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Sears 2x42. Been using it for several years now. Takes more skill to make up for the machine's shortcomings, but it gets the job done. Just watching Wes grind taught me a lot about technique, and I've made it work on a $100 machine. Finer grit belts can be a pain to track down, though...

The Tidewater Forge

Christopher Price, Bladesmith

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I have a Grizzly. Use it mostly for 'roughing' out (blades) - finish with files . If I try to get anywhere near final shape I usually mess up big time . My fault (lack of grinding skill), not the sander. Have used it for other general work - does fine for me. Mike is right about the platen 'tape' . It wore out in no time. Got a ceramic platen ( Ellis knife sup). Had to enlarge the mounting holes a tad to get it set back enough. Works great. From my limited experence it is a good buy for the money.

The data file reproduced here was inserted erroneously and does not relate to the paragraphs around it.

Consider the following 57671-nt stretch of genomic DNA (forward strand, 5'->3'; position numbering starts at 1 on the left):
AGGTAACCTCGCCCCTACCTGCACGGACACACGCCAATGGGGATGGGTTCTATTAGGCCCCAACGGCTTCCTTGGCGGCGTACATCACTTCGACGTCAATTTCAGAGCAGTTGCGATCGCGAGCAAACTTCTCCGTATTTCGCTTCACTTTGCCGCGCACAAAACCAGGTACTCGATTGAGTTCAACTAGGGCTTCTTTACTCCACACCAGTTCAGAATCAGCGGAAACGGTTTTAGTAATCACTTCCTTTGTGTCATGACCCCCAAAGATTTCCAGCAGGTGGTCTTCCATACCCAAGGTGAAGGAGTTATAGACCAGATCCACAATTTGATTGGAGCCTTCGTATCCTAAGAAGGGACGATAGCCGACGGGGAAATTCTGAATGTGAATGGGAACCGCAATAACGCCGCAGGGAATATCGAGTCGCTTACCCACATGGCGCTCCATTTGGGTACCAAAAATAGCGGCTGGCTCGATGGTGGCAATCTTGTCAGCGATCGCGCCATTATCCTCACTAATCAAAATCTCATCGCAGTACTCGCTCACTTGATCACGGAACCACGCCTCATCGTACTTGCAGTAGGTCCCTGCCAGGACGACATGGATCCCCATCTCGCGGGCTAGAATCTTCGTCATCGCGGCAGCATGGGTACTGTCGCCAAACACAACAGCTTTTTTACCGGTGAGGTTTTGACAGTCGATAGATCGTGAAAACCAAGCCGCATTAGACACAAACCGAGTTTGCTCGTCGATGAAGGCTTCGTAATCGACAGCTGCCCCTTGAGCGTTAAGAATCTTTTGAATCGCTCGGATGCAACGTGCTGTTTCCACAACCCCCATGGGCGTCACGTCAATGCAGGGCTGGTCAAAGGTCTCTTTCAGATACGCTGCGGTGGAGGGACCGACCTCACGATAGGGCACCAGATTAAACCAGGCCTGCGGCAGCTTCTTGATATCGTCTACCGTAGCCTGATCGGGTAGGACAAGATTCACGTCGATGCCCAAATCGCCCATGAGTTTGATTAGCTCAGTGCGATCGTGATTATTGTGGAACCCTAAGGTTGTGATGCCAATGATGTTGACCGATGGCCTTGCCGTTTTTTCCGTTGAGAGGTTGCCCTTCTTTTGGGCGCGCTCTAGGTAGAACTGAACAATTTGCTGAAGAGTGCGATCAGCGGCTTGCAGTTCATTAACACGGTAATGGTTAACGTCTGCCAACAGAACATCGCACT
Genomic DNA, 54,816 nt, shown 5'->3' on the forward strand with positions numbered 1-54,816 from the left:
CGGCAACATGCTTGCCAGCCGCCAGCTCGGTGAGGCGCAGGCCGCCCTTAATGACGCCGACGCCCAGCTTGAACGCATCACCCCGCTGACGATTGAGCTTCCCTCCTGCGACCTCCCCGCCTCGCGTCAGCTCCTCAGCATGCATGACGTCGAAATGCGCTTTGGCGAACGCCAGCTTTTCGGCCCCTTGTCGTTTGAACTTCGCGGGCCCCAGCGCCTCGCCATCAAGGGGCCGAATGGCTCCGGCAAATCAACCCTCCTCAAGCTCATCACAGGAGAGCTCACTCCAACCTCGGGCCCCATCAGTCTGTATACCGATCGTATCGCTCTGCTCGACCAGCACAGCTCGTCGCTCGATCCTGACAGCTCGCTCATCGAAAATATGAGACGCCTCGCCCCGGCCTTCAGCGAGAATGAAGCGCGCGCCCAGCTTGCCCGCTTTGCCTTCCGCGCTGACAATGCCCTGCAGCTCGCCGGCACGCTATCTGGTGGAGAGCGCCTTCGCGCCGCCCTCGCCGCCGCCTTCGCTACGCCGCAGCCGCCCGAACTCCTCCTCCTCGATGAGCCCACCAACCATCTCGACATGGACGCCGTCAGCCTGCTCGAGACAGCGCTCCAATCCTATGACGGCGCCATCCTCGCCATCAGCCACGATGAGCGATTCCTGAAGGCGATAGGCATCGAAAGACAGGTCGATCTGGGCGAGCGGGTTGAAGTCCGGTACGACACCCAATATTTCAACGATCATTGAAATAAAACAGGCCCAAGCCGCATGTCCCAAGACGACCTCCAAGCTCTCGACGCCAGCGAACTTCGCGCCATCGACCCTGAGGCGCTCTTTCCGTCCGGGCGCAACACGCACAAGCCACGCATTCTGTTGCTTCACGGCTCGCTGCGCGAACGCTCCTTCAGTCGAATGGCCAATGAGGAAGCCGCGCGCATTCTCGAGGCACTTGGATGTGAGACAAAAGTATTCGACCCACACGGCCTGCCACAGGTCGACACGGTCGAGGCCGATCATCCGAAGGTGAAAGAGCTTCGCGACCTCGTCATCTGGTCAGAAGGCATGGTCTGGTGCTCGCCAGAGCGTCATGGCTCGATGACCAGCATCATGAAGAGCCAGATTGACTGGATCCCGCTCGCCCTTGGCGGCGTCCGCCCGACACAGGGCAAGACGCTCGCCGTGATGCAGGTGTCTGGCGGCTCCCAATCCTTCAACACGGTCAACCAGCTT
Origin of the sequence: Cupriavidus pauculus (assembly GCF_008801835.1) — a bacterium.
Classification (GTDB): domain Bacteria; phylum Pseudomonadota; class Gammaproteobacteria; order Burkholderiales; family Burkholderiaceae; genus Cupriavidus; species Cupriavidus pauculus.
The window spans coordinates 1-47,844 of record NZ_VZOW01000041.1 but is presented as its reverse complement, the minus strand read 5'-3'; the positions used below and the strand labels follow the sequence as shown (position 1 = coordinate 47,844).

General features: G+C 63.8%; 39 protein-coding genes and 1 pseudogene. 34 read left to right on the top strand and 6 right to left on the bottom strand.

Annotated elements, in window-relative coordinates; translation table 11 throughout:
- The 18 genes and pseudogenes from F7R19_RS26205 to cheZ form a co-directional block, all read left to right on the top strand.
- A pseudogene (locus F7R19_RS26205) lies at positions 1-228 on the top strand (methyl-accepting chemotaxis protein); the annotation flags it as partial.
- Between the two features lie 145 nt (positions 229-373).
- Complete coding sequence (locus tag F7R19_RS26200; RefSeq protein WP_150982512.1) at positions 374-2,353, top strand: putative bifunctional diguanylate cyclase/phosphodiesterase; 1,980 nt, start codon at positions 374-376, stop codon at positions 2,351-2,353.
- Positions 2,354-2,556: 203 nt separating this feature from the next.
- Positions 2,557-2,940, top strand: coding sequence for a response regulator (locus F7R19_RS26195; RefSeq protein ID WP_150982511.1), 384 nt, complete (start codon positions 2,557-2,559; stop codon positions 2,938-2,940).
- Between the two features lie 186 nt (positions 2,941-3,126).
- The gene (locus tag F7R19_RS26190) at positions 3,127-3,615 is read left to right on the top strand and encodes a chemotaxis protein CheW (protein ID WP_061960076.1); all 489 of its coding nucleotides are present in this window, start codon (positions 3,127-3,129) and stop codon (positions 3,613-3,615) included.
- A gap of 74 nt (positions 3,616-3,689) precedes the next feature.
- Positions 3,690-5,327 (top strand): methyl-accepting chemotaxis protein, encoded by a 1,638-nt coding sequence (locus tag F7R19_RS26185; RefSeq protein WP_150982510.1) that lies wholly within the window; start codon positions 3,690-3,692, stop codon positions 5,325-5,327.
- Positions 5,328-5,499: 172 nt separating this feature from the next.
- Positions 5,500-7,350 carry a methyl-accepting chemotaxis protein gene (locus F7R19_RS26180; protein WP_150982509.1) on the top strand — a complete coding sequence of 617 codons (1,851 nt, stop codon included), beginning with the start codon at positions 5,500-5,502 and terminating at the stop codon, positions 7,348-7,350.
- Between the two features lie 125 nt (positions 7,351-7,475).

K

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I have the Grizzly. Hard to go wrong with that one for what they ask for it. That being said, I am going to list all of its faults:

1) The stock toolrest is laughable. I have yet to fabricate one for mine, but will have to if I want a decent one. This is a fault that can be overcome.